Wall in the Elephant actor Gary Beadle. Photograph: Paul Blakemore
Wall in the Elephant actor Gary Beadle. Photograph: Paul Blakemore

Banksy: The Room in the Elephant, now showing at the Arcola, is a double-bill that compares the man with the myth and asks questions about what art is and how we value it. But the central character is not Banksy.

For seven years Tachowa Covington made his home in an abandoned water-tank outside Los Angeles. He lived, literally and figuratively, on the fringe, furnishing the tank with found objects and transforming it into a ‘palace in the sky.’ In 2011 Banksy, in town for the Oscars, spotted the tank and stencilled ‘this looks a bit like an elephant’ on its outside. Suddenly the tank had huge financial value and Tachowa was evicted from his home.

The Room in the Elephant is a one-man, 55 minute play starring Gary Beadle of Eastenders fame, based on Tachowa’s story but making no claim to be factual. ‘Don’t no-one want the truth – they want the story,’ explains the imagined Tachowa. Bristol-based playwright, Tom Wainwright, says he “followed his nose into a giant can of worms where truth and fiction lead each other on a merry little dance,” and the play is a self-conscious attempt to ask, ‘who is entitled to tell whose story?’

The play is followed by the short film Something from Nothing made by the Dallas filmmaker and friend of Tachowa, Hal Samples, comprising material gathered over seven years. It presents Tachowa at home in the tank, through being evicted, then documents his response as he becomes internationally famous through Wainwright’s play.

There is an irony in the idea of artwork by Banksy, who has made his name as an anti-establishment graffiti artist, being used to displace this true maverick from his home. Something From Nothing reveals that this is not in fact what happened – in reality Tachowa had already been given notice to leave the tank before Banksy’s visit. But this information doesn’t detract from the play’s essential point: that art can be a form of social colonialism.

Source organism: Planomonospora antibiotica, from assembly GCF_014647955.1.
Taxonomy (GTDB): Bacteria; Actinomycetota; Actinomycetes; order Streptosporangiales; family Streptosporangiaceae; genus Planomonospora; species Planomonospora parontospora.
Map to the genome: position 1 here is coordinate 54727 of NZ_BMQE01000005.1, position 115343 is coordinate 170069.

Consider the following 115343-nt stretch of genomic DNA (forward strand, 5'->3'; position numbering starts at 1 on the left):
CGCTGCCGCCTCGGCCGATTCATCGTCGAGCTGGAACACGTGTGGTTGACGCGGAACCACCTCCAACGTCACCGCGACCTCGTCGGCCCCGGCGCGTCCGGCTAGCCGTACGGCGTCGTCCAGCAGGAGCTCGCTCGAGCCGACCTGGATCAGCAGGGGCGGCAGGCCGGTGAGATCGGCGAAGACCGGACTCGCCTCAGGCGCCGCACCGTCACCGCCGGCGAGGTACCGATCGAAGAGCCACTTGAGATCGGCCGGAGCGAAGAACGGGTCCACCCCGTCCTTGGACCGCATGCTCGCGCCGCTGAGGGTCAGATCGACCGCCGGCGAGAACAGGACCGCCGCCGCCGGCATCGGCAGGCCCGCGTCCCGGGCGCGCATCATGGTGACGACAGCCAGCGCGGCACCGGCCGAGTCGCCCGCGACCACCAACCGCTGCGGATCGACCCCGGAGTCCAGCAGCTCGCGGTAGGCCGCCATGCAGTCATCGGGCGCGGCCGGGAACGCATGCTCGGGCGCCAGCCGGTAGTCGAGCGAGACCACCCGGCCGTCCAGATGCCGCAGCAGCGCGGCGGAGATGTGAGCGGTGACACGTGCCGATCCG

It is also a satire on the contemporary circus around Banksy’s pieces. Over seven years Tachowa had invested in a truly original creation, lovingly upcycling a disused water tank into a quirky but comfortable living space. Before the graffiti appeared, it was viewed as a ‘piece of junk’ by the authorities, but it is now being preserved in storage and is the subject of a law suit, simply because the (somewhat inane) observation ‘this looks a bit like an elephant’ has been spray-painted on it. This looks a bit like the emperor is wearing no clothes.

The Room in the Elephant was a sell-out in the Edinburgh Fringe Festival 2013. Certainly the script is clever and Beadle gives a strong performance as the charismatic fictional Tachowa. It is Beadle’s talent which carries the show, as there’s little in the way of action.

The film Something From Nothing is illuminating but at times incoherent and disjointed.

The Room in the Elephant raises important questions for anyone interested in art and its politics. Otherwise it feels, like Banksy’s art – a little over-hyped.

The Room in the Elephant is at the Arcola Theatre, 24 Ashwin Street, E8 3DL until 26 April.

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